One day the poultry-keeper came to him and said: “May thy face shine, mighty emperor, the whole city is marveling at the singing of the magic bird—a shepherd entered the church early this morning, and the bird instantly began to sing as if it would burst its throat, and is so happy that it can hardly keep in its nest. This has happened to-day for the second time. While the shepherd is in the church the bird never stops singing, but as soon as he goes away, it is silent.”
“Let the shepherd be brought before me at once.”
“Your majesty, the shepherd seems to be a stranger; no one here knows him. Your majesty’s sons, I hear, have set guards to arrest him.”
“Silence,” said the emperor; “do not mention my sons; it is not seemly for you to speak against them.”
The sovereign sent some of his most trusty servants to keep watch, seize the shepherd as soon as he entered the church and the bird began to sing, and bring him before him. But, not content with this, he went himself the next holiday to hear the bird’s wonderful singing with his own ears, and see the shepherd. If he had not been present, a violent conflict would have arisen between his own people and the spies sent by his sons, who evidently wished to lay hands on the shepherd. The emperor ordered that he should be brought to the palace, for a strange feeling stirred in his heart when he saw the timid youth with the figure of a hero.
When he came out of church, the monarch went directly home to his palace, for his heart told him that there must be something unusual about this shepherd. On seeing him, he said:—
“Tell me, my son, from what part of the country do you come? Have you any parents, and how did you get here?”
“My story is a long one, most noble emperor. I have parents and brothers. I shall need more time to tell you how I came hither, but if it is your majesty’s will, I am ready. I will come to your majesty early to-morrow morning, it is too late to-day.”
“Very well, my brave fellow, I will expect you at dawn to-morrow.”
Early the next morning the shepherd came to await the emperor’s commands; but as soon as the emperor heard that he had arrived, he summoned him.
“Tell me, my son, what is the reason the magic bird sings as soon as you enter the church, and stops when you go out.”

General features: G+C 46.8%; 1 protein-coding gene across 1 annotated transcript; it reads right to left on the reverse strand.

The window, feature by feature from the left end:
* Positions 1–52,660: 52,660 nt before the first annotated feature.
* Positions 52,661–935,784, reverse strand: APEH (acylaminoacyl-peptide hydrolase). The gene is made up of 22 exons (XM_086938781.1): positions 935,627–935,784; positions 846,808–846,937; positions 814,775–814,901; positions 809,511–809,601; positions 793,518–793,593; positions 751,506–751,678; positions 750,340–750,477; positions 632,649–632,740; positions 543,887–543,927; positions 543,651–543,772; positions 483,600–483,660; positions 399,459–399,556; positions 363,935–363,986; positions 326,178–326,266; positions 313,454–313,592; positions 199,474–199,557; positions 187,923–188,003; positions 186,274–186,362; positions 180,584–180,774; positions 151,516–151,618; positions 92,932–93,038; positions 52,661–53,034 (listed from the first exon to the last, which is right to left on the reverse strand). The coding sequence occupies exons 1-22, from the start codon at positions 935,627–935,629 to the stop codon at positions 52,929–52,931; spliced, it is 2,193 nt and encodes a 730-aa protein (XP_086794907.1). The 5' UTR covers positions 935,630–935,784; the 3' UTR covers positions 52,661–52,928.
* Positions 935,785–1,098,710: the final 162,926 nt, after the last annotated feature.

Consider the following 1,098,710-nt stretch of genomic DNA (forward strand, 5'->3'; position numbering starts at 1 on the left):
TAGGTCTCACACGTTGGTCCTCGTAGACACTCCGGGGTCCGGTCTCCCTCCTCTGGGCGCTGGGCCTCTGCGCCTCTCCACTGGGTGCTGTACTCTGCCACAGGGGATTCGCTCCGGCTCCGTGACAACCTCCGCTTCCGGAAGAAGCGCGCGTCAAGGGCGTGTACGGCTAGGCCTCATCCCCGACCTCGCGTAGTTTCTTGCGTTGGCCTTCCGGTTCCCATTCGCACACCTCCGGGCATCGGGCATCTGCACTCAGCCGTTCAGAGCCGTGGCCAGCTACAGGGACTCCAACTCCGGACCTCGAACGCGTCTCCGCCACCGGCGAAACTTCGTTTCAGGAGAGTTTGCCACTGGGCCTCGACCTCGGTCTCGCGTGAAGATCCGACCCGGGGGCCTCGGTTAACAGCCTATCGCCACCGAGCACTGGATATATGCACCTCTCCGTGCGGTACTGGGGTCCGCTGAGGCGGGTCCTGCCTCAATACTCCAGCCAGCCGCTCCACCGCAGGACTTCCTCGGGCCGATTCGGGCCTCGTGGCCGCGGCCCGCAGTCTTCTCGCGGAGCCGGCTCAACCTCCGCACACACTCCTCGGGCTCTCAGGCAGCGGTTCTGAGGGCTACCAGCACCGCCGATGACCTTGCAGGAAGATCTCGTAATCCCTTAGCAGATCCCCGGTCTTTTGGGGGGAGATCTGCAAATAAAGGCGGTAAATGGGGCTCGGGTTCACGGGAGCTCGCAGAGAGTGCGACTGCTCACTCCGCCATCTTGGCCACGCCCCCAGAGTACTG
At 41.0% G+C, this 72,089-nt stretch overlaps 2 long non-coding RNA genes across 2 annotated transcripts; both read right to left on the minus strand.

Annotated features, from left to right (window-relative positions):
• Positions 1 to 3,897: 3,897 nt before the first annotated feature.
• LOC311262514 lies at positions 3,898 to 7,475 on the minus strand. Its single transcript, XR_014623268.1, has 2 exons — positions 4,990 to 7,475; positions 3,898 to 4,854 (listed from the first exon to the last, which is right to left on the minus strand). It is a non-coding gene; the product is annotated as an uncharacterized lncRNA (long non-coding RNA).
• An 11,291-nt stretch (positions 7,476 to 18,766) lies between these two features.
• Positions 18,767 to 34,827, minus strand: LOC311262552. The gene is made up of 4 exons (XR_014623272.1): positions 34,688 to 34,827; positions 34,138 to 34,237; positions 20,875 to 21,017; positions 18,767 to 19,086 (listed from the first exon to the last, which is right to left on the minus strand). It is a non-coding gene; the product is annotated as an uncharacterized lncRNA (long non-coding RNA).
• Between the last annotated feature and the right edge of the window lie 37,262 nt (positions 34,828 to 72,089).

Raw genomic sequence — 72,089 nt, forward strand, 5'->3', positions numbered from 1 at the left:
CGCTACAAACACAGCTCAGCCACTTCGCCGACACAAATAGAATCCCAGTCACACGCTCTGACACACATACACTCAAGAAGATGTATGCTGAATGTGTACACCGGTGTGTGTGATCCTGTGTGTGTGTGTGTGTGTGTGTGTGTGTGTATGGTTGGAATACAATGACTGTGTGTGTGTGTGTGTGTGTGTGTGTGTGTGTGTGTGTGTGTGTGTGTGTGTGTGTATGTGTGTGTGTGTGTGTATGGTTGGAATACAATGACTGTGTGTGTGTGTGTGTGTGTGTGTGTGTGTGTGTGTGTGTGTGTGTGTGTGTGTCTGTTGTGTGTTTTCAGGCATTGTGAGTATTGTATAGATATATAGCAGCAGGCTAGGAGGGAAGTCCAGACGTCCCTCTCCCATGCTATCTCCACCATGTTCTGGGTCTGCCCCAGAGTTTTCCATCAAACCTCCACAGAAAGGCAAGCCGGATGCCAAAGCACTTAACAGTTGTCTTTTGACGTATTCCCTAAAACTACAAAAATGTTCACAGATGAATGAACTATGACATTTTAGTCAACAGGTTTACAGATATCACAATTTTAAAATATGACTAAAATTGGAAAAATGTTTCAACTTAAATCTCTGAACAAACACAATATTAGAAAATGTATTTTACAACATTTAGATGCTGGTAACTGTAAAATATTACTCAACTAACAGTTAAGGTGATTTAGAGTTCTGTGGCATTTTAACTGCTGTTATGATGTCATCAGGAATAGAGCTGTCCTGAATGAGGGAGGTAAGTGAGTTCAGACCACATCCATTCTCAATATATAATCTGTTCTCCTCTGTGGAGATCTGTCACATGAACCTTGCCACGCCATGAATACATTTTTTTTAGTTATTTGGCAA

“To understand that and other things, your majesty, let me tell you my whole story.”
“I will listen; tell me anything you please.”
The shepherd then began:—
“I have a father, and brothers. I left my home to do something to please my father, who was sad because he had a wish that could not be fulfilled. After a journey of several days I reached a beautiful meadow, from which branched several roads. Intending to spend the night there, I lighted a fire, took out some of the provisions I had brought with me, and was just sitting down to eat them, when I suddenly saw a fox beside me. Whence it came I did not know; it seemed as if it had sprung up out of the earth.
“‘Please let me warm myself by your fire,’ it said. ‘See, I am so cold that my teeth chatter. Give me a bit of bread and a glass of wine, that I may satisfy my hunger and thirst, and tie your dog, so I can eat in peace and rest without fear.’
“‘Very well,’ I replied, ‘come and warm yourself. Here are my provisions and my flask, eat and drink as much as you choose.’
“I tied my dog, and we sat down by the fire and talked together. Among other things, I told the fox where I was going, and even asked if it could tell me what I should do to accomplish the task I had voluntarily undertaken.
“‘Have no anxiety about that,’ replied the fox. ‘We’ll set out together early to-morrow morning, and if I don’t help you to the goal, never trust me again.’
“We sat by the fire, feasting like two friends, then the fox bade me good-night, and vanished like a shadow. I wondered how it had been possible that I did not see what direction the animal took, and while racking my brains to find out how it had managed to go and come unperceived, I fell asleep. When the fox came at dawn next morning, it found me gazing in astonishment at several blocks of stone, which resembled two men, two dogs, and two horses. As soon as I saw the animal, we prepared to set out.
“The fox turned three somersaults and suddenly changed into a handsome hero. On the way he told me that the place where I had spent the night was part of his property, that he was married and had several children, but had been condemned to wear the form of a fox until some human being would take pity on him and receive him, let him warm himself by the same fire, give him a bit of bread and glass of wine. As I was this man, he was now released from the spell, and would go with me and never leave me until I had accomplished my object. This event pleased me, and we journeyed on and on all through the long summer day until late at night when we reached a mountain meadow, where we encamped. My traveling companion told me that the next day we should be obliged to pass through the lands of several dragons, and he thought we should there find what we sought.